Validity and Reliability Analysis of Cooper's 12-Minute Run and the Multistage Shuttle Run in Healthy Adults

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Abstract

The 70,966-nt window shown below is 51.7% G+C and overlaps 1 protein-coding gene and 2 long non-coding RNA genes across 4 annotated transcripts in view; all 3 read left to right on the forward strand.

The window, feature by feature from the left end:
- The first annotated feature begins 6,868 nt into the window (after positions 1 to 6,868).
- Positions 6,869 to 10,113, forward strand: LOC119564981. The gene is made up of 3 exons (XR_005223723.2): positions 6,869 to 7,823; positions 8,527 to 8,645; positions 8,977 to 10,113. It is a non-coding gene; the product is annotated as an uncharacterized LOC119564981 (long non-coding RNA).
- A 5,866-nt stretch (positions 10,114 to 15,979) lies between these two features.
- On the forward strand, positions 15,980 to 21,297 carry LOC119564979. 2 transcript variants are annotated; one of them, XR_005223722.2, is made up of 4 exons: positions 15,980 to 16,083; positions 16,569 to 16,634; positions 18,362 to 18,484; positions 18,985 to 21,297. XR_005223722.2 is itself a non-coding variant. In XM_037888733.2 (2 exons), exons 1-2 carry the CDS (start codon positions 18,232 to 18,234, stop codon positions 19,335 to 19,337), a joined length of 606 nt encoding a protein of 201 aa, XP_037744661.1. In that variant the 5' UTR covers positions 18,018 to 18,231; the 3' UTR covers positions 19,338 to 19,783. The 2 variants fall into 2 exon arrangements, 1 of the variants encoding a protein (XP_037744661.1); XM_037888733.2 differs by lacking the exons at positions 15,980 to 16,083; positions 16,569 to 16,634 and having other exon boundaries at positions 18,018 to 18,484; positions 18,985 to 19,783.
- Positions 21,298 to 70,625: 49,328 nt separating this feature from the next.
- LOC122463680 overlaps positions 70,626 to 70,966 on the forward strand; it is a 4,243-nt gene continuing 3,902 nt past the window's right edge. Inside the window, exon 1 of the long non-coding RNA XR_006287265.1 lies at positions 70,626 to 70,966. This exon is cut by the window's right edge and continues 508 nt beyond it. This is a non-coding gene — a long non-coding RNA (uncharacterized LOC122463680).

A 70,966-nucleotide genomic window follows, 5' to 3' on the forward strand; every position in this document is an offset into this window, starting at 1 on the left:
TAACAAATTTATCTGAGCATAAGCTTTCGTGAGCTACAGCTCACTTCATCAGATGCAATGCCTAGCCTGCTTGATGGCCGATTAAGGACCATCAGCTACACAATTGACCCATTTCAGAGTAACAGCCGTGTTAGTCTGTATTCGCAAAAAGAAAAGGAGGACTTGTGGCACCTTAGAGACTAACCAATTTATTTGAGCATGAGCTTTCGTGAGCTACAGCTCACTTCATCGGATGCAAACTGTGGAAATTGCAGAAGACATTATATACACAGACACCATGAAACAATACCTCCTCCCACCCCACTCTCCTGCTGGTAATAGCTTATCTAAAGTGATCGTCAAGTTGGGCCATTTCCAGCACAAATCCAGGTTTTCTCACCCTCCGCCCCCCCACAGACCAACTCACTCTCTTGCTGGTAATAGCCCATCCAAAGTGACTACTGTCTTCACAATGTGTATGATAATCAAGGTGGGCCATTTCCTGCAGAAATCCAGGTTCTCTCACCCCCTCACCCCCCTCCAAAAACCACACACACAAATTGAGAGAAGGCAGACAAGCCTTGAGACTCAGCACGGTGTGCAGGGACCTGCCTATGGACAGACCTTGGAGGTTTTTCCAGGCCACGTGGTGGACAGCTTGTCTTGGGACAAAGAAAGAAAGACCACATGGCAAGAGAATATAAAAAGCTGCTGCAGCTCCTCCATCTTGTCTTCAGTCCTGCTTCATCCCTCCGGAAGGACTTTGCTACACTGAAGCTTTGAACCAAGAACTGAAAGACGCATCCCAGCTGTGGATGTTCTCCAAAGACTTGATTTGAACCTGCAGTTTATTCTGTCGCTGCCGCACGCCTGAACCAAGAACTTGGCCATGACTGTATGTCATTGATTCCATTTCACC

Penry, JT, Wilcox, AR, and Yun, J. Validity and reliability analysis of Cooper's 12-minute run and the multistage shuttle run in healthy adults. J Strength Cond Res 25(3): 597-605, 2011-Field tests are a practical method to assess aerobic fitness, but they demonstrate greater error variability than laboratory tests. The principal goals of this study were to identify potential sources of systematic error in 2 commonly used field tests (Cooper's 12-minute run [12MR] and the multistage shuttle run [MSR]) and estimate the reliability of the 2 tests from these data. In addition, criterion-related validity evidence for field tests was evaluated via Bland-Altman plots. To assess trends across test protocol and test trials, 60 subjects (mean age = 21.8 ± 3.6 years) completed 6 test trials, including 3 trials of each field test. Of these 60 individuals, 21 volunteers completed an incremental treadmill run and expired gas analysis (TR) that was used to establish criterion-related validity evidence for the 2 field tests. G-study analysis of the field test data returned a high reliability coefficient (ϕ = 0.96), with the largest amount of systematic error variance (4.3%) attributable to an interaction between subjects and test occasions. The MSR predicted JOURNAL/jscr/04.02/00124278-201103000-00004/ENTITY_OV0312/v/2017-07-20T235437Z/r/image-pngo2max scores lower than those measured in the laboratory setting (p < 0.01), whereas 12MR and TR scores were not different (p > 0.05). However, Bland-Altman plots showed the 12MR to underestimate JOURNAL/jscr/04.02/00124278-201103000-00004/ENTITY_OV0312/v/2017-07-20T235437Z/r/image-pngo2max scores at lower JOURNAL/jscr/04.02/00124278-201103000-00004/ENTITY_OV0312/v/2017-07-20T235437Z/r/image-pngo2max values and overestimate JOURNAL/jscr/04.02/00124278-201103000-00004/ENTITY_OV0312/v/2017-07-20T235437Z/r/image-pngo2max scores at higher values, a trend not observed in the MSR data. These data suggest high overall reliability for JOURNAL/jscr/04.02/00124278-201103000-00004/ENTITY_OV0312/v/2017-07-20T235437Z/r/image-pngo2max field tests in young, healthy individuals. Nevertheless, test administrators must use caution when attempting to use field test data to predict criterion JOURNAL/jscr/04.02/00124278-201103000-00004/ENTITY_OV0312/v/2017-07-20T235437Z/r/image-pngo2max scores. The MSR appears to be a more useful tool than the 12MR because of a consistent mean bias across fitness levels.

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